I lost my cuddly German angora today. The noise of the fireworks all around in the city last night was too much for her, she must have had thoroughly lost it and threw herself around the cage trying to get away from it because I found her this morning with a broken back. I had time to comfort her and was on the phone with the vet when she died. She’s been buried in the back yard and I’ve since contacted the breeder to locate another rabbit so the French I have left isn’t all alone out there. It looks like she has some lovely juvenile blues available.
I was a lot more shaken up then I expected. I don’t do well with emotional junk and avoid it where I can because it gets me all weepy, so I think I come off as a bit cold in real life. But I do have a tender heart and love me some critters. Still, as one of my homesteading friends reminded me, that’s how it goes on the farm…even a mini one like mine.
One of the free/donation events I found was for Vermicomposting. Or as I think it should be called, squirmycomposting. The Victory Garden Initiative hosted the class last week and I thought it was a lot of fun. This is another project that’s been on my to-do list, so this seemed like the perfect time to start.
Photo courtesy the Victory Garden Initiative
Matt Ray from the Fernwood Montessori School shared a lot good advice and tips about keeping our red wigglers happy and producing lots of worm castings for us. The class ended with us each making up our own bins. I bought a 10 gallon bin from Menards for $4 with tax. Holes were drilled in the bottom for drainage and it was filled with a layer of wet shredded paper. That was covered with 3 quarts of soil. The owner of the store Future Green, where we met, even donated his worms and gave us each a handful from his own bin.
The handout for this class was emailed out, I’m sure there’d be no problem with forwarding it to anyone who’s interested. Just comment or email me
I had a surprise chore this weekend, because I saw the trailing rope of hair on the German Angora that signaled she was ready to be shorn. There was a lot of research I needed to do before I was ready to get started on harvesting my rabbits, but they set the time table here not me. So once again I am learning something new by fumbling my way though it.
So my goal for today was just getting hair off the bunny without her clawing me to death. I succeeded there at least. I got the hang of handling her and rolling her on her side to keep her calm. Putting my hands on her ears to stop her when she got impatient with me. Holding the hair down and sliding my scissors under small rows to cut close. I think by the end I was doing all right. I’m sure the fiber isn’t perfect, but since one of my next projects will be to learn to spin I now have a bag to practice with.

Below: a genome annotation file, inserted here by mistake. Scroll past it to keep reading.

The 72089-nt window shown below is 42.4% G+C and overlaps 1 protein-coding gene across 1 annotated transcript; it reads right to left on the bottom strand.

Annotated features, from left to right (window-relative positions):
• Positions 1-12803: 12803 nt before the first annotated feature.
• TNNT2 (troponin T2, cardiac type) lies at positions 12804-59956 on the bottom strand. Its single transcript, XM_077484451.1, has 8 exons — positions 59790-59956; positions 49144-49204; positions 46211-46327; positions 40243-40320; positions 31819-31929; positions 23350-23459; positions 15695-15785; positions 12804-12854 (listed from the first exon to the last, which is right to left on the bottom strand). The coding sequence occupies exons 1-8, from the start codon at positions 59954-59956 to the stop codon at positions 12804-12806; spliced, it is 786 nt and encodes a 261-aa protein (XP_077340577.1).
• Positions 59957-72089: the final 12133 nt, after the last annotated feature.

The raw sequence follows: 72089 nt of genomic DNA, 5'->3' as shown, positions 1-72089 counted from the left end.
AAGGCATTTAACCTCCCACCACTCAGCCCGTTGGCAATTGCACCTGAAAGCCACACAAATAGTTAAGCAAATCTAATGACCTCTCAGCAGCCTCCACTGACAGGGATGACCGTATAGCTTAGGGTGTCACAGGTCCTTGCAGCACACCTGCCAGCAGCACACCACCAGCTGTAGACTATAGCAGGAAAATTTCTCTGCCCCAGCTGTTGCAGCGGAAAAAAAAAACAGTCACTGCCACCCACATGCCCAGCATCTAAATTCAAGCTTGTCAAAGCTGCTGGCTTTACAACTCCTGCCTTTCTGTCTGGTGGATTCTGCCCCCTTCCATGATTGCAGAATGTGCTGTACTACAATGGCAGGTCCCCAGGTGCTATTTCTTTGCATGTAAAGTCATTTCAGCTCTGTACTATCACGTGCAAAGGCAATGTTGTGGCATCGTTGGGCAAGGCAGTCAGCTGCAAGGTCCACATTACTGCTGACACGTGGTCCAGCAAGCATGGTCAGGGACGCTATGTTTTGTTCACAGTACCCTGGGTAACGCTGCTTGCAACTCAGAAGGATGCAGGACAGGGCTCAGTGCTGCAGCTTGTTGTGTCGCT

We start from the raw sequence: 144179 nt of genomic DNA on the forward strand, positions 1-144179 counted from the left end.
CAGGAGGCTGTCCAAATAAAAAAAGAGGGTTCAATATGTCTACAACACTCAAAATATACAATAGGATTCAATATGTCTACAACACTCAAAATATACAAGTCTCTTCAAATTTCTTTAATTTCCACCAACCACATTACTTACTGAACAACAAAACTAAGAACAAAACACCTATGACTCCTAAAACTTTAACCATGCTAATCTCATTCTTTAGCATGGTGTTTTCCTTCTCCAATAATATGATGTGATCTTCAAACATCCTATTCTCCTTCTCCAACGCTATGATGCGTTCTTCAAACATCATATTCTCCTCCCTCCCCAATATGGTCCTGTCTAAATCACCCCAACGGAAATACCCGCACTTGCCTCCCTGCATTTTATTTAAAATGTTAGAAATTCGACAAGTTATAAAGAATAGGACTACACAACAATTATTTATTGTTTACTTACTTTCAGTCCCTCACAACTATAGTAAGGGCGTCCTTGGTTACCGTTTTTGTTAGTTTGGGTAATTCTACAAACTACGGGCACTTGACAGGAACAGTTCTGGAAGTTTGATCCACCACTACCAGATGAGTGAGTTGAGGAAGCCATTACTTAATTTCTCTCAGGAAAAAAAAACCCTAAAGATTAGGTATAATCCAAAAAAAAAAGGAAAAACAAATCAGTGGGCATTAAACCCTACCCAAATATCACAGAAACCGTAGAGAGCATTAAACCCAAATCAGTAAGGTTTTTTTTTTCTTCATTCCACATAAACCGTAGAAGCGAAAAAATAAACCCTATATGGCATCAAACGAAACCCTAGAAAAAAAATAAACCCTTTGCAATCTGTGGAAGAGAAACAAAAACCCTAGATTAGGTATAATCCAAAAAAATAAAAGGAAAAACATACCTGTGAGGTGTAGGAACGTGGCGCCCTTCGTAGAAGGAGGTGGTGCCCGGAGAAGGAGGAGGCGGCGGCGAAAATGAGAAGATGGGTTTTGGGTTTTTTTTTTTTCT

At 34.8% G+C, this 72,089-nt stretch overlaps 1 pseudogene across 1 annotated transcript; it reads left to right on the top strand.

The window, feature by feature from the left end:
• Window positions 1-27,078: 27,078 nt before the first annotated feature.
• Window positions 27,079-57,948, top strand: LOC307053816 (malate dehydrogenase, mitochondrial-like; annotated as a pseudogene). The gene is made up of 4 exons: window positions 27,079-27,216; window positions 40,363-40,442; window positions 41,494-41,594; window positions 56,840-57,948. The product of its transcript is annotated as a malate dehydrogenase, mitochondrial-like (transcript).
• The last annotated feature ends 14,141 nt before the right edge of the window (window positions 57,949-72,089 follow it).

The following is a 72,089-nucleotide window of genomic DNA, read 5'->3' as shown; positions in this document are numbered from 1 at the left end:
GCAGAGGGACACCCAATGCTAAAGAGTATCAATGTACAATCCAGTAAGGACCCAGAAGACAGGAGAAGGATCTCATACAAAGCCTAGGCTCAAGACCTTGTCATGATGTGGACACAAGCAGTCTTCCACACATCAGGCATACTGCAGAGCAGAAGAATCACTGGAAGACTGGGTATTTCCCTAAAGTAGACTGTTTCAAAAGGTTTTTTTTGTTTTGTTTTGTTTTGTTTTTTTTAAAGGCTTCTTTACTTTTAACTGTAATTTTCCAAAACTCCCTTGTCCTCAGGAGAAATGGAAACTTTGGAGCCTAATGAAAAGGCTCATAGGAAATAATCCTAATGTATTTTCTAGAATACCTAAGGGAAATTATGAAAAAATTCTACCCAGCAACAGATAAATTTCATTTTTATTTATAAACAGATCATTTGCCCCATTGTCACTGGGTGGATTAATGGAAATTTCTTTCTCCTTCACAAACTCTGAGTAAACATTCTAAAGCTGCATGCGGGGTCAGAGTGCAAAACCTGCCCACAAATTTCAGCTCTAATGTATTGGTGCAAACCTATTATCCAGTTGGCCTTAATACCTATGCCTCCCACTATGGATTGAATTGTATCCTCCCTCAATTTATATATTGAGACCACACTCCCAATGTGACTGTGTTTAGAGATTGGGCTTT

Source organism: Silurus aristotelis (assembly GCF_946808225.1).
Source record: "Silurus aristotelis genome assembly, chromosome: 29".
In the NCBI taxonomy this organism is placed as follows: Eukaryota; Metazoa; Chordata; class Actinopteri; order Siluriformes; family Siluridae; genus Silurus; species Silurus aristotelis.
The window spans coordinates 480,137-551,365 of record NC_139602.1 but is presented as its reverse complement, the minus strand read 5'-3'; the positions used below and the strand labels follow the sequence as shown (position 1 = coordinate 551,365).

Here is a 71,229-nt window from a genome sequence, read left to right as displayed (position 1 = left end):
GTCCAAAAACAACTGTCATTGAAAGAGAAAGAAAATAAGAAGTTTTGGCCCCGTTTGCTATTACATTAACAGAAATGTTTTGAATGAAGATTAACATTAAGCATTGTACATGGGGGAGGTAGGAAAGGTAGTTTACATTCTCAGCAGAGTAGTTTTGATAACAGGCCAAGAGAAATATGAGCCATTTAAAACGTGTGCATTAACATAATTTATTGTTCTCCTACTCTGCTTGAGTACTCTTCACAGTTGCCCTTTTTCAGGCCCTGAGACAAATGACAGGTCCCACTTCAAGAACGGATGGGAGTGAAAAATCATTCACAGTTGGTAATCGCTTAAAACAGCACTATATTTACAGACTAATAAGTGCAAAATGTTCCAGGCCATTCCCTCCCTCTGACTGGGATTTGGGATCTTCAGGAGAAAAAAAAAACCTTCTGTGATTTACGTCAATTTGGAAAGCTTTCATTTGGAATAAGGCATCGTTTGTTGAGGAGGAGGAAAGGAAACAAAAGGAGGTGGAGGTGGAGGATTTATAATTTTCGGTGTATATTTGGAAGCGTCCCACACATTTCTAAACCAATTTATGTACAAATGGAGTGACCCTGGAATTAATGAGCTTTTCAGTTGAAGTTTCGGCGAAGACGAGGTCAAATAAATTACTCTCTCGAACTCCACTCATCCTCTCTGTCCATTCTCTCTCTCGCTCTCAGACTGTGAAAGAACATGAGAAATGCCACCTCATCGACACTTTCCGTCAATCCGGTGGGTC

I knew from the breeder that I’d need to cover her to keep her warm. Luckily this old sweater arm was just the right size. I’ve left the fur on around her bottom and shoulders since she lives in an unheated sunroom and it’s snowing out. I’ll just trim around her bottom so gross things don’t get caught down there. I like how it leaves her looking like a slinky dog.
I worked hard all day yesterday building this horrible hutch. I tried making it first the right way with separate panels for each side and making sure all the wiring was on the inside to protect the wood. Although I had it all planned neatly in my head it didn’t come out that way once I had a saw in my hand. So I ripped it apart and ended up with this for now. I still have materials to build the second one, but I seriously need a rest after that!
Edited To Add: I was actually able to flip the doors and move the mesh on the ends to fix it…yay!
All that work was for a couple of new additions to my little urban homestead. These are White Cloud and Retreat from Paige’s Darn Kuties. German and French Angoras respectively. Now I’ll have new adventures to share as these big fluffies supply my city farm with fiber to spin and lots of fertilizer.